Cathie once explained that it’s best to face fears rather than avoid them. She told me the story of pursuing a Master’s degree in her fifties and a Ph.D. in her sixties–so she could deal squarely with difficult passages such as 1 Timothy 2:8-15. Her leap of faith culminated in I Suffer Not A Woman (co-written with her husband Richard). She went on to found Christians for Biblical Equality (CBE). She made enormous contributions as an author, coeditor, and contributor to books, articles and academic papers. After knowing Cathie for five years, I realized she was among those whom Helen Kooiman Hosier honored in her book 100 Christian Women Who Changed the 20th Century.
When facing fears, I think of Cathie’s courage; more than that, I think of the One she loved so much and served so well. Cathie never set out to be great. Rather, she looked for the waters the Spirit was stirring, and she dove in. Whether those waters involved teaching, writing books, speaking with dignitaries, opening her home to women and children, or folding newsletters, Cathie swam full force. And she encouraged countless others to swim with her. More than that, she urged them—she urged us—to swim with the One whose Presence we bear. She never gave up believing that the Father, Son, and Spirit promise to recreate our otherwise hopeless world. Knowing the waters are deep, she urged us to never give up.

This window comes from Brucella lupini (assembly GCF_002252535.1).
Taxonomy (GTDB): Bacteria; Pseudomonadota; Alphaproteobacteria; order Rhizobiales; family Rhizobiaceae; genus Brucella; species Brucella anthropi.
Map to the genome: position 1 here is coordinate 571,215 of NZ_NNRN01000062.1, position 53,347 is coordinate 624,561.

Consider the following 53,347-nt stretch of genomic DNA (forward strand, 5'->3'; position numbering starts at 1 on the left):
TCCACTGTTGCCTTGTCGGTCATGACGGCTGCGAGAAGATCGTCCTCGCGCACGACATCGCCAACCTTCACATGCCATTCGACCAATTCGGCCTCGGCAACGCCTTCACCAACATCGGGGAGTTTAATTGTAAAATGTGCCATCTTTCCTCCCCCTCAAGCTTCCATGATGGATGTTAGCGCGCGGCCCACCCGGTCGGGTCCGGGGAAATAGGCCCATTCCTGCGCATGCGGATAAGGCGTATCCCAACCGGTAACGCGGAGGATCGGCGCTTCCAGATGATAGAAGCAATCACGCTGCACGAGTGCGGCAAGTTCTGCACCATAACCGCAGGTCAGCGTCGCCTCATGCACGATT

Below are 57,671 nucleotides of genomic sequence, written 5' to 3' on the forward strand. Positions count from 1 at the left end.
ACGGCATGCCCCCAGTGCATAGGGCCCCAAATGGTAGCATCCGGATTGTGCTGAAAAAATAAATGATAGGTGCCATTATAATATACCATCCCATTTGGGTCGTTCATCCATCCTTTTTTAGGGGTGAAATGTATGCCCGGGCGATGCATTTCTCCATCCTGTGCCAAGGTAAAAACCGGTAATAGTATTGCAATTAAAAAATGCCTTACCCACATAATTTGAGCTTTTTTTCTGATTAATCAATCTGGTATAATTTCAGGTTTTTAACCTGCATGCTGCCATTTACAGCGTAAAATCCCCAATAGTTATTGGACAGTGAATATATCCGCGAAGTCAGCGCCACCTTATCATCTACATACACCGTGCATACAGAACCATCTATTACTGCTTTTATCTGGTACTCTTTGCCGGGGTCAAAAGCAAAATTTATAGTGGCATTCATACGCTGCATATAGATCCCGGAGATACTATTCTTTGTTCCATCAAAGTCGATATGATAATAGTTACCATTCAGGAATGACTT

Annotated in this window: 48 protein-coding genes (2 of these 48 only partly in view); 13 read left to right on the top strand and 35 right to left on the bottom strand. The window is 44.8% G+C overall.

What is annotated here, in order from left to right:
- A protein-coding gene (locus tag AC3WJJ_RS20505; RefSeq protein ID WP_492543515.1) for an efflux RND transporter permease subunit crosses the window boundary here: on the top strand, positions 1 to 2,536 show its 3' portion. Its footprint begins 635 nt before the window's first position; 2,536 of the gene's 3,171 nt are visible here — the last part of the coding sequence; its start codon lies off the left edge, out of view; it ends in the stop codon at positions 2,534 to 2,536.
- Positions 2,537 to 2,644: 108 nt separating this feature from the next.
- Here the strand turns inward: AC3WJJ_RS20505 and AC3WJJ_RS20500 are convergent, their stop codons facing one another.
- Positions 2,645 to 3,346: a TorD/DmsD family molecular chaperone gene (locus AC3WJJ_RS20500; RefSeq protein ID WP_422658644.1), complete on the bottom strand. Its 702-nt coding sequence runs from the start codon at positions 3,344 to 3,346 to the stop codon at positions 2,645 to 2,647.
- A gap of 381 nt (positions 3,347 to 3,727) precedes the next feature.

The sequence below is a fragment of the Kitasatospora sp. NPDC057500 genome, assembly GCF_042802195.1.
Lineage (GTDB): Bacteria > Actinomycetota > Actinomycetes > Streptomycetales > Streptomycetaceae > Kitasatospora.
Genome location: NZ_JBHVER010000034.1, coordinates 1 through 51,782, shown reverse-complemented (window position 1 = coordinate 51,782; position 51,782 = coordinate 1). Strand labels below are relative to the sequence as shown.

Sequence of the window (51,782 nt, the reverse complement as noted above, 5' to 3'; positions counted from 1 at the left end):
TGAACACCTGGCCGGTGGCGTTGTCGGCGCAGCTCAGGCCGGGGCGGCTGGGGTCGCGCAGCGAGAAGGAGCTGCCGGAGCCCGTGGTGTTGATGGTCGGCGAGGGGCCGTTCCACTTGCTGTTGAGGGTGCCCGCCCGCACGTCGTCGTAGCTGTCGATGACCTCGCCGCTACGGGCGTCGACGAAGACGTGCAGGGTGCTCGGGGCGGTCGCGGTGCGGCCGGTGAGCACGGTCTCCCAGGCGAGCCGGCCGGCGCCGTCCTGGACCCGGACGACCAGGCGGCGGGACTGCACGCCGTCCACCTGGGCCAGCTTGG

Collating newsletters, one time, I noticed a tiny note next to a recipient’s name and address: “Love from Cathie.” Beside that she had drawn a heart. One afternoon, walking beside Cape Cod Bay, I saw something smooth and lovely washed onto the shore. I brushed away sand to discover a stone perfectly shaped like a heart. I collected a number of heart-shaped stones that spring. Occasionally, I gave them to abused women Cathie and I met. The rest now occupy a bowl in my study. I have wondered, at times, how much those stones tossed through the Atlantic before washing onto the shore. I see them and think of Cathie. More than that, I think of the One whose Heart she reflected so well. I think of God’s vision for human hearts to become transformed from stone to recreated flesh. “I will give you a new heart and put a new spirit in you; I will remove from you your heart of stone and give you a heart of flesh.” (Ez 36:26)
Cathie was supposed to visit me the week after she passed away. Her loss came suddenly, as if loose ends ought to have been tied up. I’d wanted to hear about her latest book and discuss my next career steps. For a long time, I’ve sat with those loose ends wondering, What next? I’ve wondered the best ways of passing on what Cathie taught me.
After some soul searching, I’ve finally decided what to do! Drawing upon seven years of mentoring from Cathie, and what I’ve learned through pouring into others, I will launch a new website. Very soon you will find webinars, podcasts, and other exciting “goodies” (as Cathie always said)!
Is there something else you want to hear about? If so, email me at email@example.com. I look forward to the next leg of the journey with you!
 I don’t mean to minimize the goodness of being domestic, only to question the limitations of the stereotype. I enjoy gardening and baking bread!
 Helen Kooiman Hosier happened to be my grandmother’s dear friend. I learned of her connection to Catherine Clark Kroeger decades after hearing her speak at my grandmother’s memorial (I was 12). Later when I interned with Peace and Safety in the Christian Home, the church my grandfather used to pastor (before passing away) happened to call Cathie for resources (I answered the phone).
 Amy Rasmussen Buckley, “A Woman After God’s Own Heart, the Legacy of Catherine Clark Kroeger,” in Strengthening Families and Ending Abuse, Churches and Their Leaders Look to the Future, ed. Nancy Nason-Clark et al. (Eugene: Wipf and Stock Publishers, 2103), 13.